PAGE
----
“Scary to Go to Work,” Says a Presidential Adviser, as Two White House Staffers Test Positive for Coronavirus

Inside the House: “It’s scary to go to work,” White House economic adviser Kevin Hassett admitted on the CBS program “Face the Nation.” Two staffers in the president’s orbit have tested positive for coronavirus: One of Trump’s personal valets; and Katie Miller, Vice President Mike Pence’s press secretary and wife of senior Trump adviser Stephen Miller. Since getting those results, CNN reports that the White House has scrambled to use contact tracing to identify who may have been exposed and how Miller contracted the virus. The administration has instructed everyone—except the president and vice president—to wear masks at all times inside the White House, except when sitting at their own desks, Rebecca Ballhaus and Alex Leary report for The Wall Street Journal. Three top health care officials, CDC Director Robert Redfield, FDA Commissioner Stephen Hahn, and National Institute of Allergy and Infectious Diseases director Anthony Fauci, said they would self-quarantine to varying degrees after spending time with Miller, but others who spent similar amounts of time with her, including Dr. Deborah Birx, the administration’s coronavirus coordinator, the vice president, and some of his other top aides, have not.

  • Also: Dr. Fauci testified today before the Senate Health, Education, Labor and Pensions Committee that reopening the country too soon could be very dangerous. “If we skip over the checkpoints in the guidelines to ‘Open America Again,’ then we risk the danger of multiple outbreaks throughout the country,” he writes in his prepared testimony, according to The New York Times. “This will not only result in needless suffering and death, but would actually set us back on our quest to return to normal.” Yet on Monday, the President declared at a Rose Garden press conference: “We have met the moment and we have prevailed.”

Disputing the record: Global cases exceed 4.2 million with more than 288,000 deaths, according to the Johns Hopkins tracker. In the U.S. there are more than 1.3 million cases, and the death toll tops 82,000. At least 15 states have had more than 1,000 deaths, and many are not seeing sustained declines in fatalities despite gradually reopening. In California, for example, deaths have averaged about 500 per week over the past month, according to the Los Angeles Times. But Scott Jensen, a doctor and Republican state senator in Minnesota, claims federal guidelines instruct doctors to mark Covid-19 as the cause of death even when it is not, inflating the pandemic’s death toll, one of many on the right who have sought to undermine and change the story of coronavirus. Matthew Rosenberg and Jim Rutenberg report for The New York Times that this is the new battleground in the fight for the electorate’s hearts and minds, and that making scientific issues political ones is a key tactic. And it’s one many of the players know well, after using it for years to downplay and reject climate science. “It’s the same individuals. It’s the same modus operandi, the same organizations and the same backers,” Michael E. Mann, who directs the Earth System Science Center at Pennsylvania State University, told the Times. “Right-wing conservative interests that are benefiting from the Trump presidency obviously want to see a continuation with the Trump presidency.”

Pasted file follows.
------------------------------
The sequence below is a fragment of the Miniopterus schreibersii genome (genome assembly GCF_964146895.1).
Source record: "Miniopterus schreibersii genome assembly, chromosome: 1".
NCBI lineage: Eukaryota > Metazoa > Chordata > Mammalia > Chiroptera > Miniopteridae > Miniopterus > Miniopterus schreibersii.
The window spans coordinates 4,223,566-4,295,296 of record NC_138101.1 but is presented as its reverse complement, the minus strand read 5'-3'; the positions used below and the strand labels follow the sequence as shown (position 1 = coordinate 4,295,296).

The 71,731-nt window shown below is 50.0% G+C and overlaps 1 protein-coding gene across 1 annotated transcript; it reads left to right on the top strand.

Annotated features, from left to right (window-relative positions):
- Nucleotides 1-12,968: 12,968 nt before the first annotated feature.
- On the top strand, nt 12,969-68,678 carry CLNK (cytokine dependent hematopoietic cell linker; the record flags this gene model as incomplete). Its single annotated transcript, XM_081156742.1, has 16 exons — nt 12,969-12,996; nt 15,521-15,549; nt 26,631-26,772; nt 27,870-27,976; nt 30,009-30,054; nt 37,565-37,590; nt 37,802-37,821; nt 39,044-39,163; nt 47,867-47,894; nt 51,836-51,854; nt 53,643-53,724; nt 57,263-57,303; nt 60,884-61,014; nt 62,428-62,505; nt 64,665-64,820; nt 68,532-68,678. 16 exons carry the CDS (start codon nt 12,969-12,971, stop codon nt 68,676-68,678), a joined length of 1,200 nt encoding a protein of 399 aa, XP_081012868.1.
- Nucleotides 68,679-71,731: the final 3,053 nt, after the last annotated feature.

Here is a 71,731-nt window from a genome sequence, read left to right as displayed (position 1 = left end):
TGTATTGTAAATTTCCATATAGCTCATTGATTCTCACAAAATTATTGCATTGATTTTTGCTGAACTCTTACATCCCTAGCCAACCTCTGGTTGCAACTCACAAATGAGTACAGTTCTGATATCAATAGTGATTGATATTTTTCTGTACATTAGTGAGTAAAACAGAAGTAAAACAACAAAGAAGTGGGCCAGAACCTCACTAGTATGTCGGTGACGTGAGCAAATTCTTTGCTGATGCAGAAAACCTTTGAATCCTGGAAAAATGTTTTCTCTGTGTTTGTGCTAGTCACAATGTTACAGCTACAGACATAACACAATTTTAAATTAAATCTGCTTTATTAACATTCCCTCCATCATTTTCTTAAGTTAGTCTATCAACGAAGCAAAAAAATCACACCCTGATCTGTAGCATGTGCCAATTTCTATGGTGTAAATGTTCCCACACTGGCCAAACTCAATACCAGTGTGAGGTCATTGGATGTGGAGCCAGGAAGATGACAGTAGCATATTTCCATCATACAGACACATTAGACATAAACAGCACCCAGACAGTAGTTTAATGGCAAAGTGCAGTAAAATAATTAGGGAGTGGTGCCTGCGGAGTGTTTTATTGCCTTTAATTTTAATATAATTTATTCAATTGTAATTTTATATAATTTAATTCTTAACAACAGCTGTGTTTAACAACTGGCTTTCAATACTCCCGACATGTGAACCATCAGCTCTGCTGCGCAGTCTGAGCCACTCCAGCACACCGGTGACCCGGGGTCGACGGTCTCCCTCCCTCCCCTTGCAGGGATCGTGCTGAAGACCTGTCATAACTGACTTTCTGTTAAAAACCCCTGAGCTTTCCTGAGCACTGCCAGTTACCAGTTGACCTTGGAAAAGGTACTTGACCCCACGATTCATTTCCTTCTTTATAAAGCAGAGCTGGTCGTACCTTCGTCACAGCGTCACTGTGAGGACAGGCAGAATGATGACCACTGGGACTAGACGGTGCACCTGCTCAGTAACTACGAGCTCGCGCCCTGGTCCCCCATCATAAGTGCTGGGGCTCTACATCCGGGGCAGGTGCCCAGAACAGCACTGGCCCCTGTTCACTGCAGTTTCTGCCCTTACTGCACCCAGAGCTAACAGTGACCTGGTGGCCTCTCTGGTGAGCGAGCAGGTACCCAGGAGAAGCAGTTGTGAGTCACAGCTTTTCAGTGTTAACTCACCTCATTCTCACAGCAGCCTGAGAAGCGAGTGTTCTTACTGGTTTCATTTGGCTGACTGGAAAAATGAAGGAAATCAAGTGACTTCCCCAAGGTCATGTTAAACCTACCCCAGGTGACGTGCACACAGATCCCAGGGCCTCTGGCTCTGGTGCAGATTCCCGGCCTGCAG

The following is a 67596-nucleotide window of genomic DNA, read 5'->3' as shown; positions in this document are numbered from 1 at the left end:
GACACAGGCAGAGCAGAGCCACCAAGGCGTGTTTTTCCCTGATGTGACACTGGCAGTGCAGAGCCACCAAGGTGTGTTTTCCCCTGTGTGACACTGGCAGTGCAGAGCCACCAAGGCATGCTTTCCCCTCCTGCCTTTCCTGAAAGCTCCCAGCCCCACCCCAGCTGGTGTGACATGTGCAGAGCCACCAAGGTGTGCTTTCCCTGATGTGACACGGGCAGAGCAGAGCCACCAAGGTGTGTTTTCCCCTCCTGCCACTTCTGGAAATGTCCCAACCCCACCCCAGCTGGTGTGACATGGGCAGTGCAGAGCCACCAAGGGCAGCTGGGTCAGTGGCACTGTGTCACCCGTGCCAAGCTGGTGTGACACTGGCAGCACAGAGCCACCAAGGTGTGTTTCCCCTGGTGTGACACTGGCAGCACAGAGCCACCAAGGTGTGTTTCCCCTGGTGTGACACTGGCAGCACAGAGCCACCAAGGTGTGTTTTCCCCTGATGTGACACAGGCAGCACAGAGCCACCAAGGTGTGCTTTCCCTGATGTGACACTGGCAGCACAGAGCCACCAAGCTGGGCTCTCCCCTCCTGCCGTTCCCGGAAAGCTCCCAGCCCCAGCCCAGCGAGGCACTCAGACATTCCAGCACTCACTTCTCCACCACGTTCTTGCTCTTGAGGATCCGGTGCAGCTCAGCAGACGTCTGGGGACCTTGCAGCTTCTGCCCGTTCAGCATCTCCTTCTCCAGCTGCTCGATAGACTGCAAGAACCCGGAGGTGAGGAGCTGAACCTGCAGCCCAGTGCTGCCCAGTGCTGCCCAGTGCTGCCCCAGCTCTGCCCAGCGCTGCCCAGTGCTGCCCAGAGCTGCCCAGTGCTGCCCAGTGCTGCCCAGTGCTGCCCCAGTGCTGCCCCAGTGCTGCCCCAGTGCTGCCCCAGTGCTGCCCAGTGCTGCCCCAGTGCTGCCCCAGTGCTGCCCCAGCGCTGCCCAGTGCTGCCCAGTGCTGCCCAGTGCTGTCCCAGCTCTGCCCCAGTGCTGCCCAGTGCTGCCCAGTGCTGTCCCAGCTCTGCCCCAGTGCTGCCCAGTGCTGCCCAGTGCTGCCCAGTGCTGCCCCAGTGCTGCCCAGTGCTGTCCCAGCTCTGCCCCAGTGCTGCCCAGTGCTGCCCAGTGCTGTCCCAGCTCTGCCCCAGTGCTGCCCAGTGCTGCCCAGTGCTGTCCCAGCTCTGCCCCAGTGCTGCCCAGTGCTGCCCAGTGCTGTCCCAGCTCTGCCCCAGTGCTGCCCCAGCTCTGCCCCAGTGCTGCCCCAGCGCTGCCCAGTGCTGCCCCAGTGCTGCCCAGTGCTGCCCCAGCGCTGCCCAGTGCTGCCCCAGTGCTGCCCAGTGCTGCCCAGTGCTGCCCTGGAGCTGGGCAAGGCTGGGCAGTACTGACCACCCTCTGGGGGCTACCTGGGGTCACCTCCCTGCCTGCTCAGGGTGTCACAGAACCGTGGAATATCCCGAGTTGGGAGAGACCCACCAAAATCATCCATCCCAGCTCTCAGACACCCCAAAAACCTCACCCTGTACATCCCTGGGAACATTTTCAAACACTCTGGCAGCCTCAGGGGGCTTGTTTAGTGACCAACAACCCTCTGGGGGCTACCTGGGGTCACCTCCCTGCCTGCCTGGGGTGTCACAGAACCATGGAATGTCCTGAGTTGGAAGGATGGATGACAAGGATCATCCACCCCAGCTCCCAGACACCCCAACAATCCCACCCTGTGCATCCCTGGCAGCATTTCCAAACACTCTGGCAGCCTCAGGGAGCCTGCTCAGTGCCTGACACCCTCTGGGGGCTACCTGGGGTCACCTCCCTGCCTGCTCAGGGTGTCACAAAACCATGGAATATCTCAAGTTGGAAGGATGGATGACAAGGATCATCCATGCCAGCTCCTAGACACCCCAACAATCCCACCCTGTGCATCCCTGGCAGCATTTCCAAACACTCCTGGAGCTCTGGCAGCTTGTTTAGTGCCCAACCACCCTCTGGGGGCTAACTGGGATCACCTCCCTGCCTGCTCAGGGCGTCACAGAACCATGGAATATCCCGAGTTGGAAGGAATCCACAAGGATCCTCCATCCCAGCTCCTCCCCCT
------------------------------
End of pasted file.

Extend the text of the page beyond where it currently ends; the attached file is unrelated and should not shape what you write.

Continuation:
Costly delays: The infection rate in the Navajo Nation is among the highest in the world, Robert Klemko reports for The Washington Post. As of this weekend, 3,122 Navajo had tested positive for Covid-19, and 100 people had died, about the number for states with more than 15 times the population. One staff worker at a local school district lost 10 members of his family. “Almost everyone knew someone who was sick, or someone who had died,” Klemko writes. Millions in relief money didn’t arrive until 10 days after it was promised and more than a month after President Trump signed the relief package into law, which Navajo leaders say cost them lives. “If we’d gotten it a month ago, we would have made sure we had the rapid testing we’ve been hearing about,” Myron Lizer, the Navajo vice president, told the Post. “We’d have ventilators…I have to believe that we could have saved more lives if we had the money earlier.”